Project description:The first bismuth borosulfate (H<sub>3</sub> O)Bi[B(SO<sub>4</sub> )<sub>2</sub> ]<sub>4</sub> is only the second featuring a three-dimensional anion, the first tectosilicate-analogous borosulfate synthesised solvothermally without a precursor (from Bi(NO<sub>3</sub> )<sub>3</sub> ?5?H<sub>2</sub> O and B(OH)<sub>3</sub> in oleum); moreover, it is the first comprising two differently charged cations and crystallises in a new structure type in space group I 4? (no.?82) (a=11.857(1), c=8.149(1)?Å, 1947?refl., 111?param., wR2=0.037), confirmed by a second harmonic generation (SHG) measurement. The B(SO<sub>4</sub> )<sub>4</sub> supertetrahedra are connected via all four sulfate tetrahedra resulting in a three-dimensional anion with both H<sub>3</sub> O<sup>+</sup> and Bi<sup>3+</sup> cations in channels. Additionally, the crystal structure of a further bismuth borosulfate, Bi<sub>2</sub> [B<sub>2</sub> (SO<sub>4</sub> )<sub>6</sub> ], is elucidated crystallising isotypically to the rare-earth borosulfates R<sub>2</sub> [B<sub>2</sub> (SO<sub>4</sub> )<sub>6</sub> ] in space group C2/c (No.?15) (a=13.568(2), b=11.490(2), c=11.106(2)?Å, 3127?refl., 155?param., wR2=0.035). Moreover, the optical and thermal properties of both compounds are discussed.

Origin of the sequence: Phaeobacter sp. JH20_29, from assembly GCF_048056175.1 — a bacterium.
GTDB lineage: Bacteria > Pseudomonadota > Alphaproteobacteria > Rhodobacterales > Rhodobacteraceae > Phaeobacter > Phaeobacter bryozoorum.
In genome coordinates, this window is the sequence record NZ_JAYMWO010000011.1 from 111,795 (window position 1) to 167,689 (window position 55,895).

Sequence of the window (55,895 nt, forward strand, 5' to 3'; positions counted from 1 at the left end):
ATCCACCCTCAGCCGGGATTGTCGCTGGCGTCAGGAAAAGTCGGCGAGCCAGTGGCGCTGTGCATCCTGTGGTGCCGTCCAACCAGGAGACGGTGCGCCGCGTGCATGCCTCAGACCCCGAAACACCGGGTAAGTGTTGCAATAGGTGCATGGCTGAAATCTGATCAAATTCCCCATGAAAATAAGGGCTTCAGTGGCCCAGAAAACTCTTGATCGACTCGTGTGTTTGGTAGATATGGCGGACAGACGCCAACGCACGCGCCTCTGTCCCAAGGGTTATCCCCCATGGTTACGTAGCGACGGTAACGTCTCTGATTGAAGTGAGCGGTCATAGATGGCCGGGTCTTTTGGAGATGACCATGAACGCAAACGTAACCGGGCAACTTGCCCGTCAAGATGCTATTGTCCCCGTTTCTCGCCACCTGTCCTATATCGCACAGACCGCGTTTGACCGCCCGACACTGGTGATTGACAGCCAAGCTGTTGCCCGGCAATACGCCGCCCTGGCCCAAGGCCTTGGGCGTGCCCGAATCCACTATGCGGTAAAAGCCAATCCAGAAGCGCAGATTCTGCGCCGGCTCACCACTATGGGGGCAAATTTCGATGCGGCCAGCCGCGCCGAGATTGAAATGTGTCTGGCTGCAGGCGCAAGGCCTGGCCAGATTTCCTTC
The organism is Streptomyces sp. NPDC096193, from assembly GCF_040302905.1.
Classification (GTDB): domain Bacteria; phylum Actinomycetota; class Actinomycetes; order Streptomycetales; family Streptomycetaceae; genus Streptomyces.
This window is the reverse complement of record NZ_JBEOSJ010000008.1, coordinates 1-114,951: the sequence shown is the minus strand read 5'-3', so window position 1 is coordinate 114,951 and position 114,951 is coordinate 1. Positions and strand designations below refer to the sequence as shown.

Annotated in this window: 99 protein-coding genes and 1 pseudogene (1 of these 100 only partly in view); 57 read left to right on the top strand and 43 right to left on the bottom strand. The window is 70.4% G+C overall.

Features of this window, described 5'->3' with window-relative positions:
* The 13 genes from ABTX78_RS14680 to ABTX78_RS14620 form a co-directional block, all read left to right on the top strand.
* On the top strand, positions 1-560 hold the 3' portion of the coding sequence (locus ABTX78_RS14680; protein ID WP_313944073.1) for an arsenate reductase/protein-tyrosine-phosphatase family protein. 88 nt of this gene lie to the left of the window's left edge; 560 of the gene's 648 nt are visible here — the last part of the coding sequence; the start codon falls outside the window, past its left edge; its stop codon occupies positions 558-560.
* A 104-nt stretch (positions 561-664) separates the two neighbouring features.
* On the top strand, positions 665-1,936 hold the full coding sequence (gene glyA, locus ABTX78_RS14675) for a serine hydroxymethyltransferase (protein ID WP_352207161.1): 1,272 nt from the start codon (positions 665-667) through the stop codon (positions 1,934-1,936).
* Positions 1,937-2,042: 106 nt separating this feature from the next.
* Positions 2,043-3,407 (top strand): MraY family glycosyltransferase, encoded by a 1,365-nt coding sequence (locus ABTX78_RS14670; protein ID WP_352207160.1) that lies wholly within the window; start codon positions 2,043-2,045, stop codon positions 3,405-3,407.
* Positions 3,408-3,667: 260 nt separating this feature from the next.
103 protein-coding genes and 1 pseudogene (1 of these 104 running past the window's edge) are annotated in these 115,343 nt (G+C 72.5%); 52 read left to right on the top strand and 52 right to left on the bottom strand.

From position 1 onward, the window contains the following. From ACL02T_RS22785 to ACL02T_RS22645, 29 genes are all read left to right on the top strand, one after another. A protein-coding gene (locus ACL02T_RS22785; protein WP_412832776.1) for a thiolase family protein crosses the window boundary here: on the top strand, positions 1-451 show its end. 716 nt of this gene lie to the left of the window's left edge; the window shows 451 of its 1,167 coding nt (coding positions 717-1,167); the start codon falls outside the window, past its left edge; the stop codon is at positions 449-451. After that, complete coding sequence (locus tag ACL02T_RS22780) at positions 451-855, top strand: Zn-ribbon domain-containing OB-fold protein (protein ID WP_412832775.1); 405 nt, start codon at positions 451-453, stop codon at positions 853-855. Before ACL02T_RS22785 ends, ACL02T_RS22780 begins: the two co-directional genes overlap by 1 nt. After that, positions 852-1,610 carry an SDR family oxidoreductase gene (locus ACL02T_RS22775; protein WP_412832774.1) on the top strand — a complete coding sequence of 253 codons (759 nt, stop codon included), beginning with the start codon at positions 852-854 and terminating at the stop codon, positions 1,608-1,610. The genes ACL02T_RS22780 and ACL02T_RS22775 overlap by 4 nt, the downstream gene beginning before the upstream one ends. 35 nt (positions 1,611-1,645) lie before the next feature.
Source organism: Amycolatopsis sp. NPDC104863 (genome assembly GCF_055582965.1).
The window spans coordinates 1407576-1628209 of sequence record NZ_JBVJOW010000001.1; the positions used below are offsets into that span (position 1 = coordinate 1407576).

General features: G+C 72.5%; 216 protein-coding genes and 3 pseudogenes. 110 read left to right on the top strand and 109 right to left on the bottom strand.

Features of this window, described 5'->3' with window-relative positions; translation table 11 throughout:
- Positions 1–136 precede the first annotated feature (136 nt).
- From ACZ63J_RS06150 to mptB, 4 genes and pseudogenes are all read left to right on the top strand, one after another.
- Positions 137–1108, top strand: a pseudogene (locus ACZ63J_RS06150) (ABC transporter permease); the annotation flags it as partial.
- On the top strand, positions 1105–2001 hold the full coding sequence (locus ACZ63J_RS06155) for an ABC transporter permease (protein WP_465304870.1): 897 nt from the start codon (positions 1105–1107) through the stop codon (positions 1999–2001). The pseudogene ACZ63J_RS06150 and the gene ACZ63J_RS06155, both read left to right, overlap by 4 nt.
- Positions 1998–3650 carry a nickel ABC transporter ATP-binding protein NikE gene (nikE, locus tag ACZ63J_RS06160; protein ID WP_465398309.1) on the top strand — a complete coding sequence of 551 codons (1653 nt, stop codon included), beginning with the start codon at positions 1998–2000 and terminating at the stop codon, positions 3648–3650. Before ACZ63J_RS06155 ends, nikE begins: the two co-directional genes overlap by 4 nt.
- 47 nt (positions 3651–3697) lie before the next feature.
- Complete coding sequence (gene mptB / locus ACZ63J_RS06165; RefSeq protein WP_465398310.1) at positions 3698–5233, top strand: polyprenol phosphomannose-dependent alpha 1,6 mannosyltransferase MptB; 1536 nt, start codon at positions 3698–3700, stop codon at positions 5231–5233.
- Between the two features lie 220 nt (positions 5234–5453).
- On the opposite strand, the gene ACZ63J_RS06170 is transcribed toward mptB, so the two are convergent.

Project description:Second-order nonlinear optical materials are used to generate new frequencies by exploiting second-harmonic generation (SHG), a phenomenon where a nonlinear material generates light at double the optical frequency of the input beam. Maximum SHG is achieved when the pump and the generated waves are in phase, for example through birefringence in uniaxial crystals. However, applying these materials usually requires a complicated cutting procedure to yield a crystal with a particular orientation. Here we demonstrate the first example of phase matching under the normal incidence of SHG in a biaxial monoclinic single crystal of zinc tungstate. The crystal was grown by the micro-pulling-down method with the (102) plane perpendicular to the growth direction. Additionally, at the same time white light was generated as a result of stimulated Raman scattering and multiphoton luminescence induced by higher-order effects such as three-photon luminescence enhanced by cascaded third-harmonic generation. The annealed crystal offers SHG intensities approximately four times larger than the as grown one; optimized growth and annealing conditions may lead to much higher SHG intensities.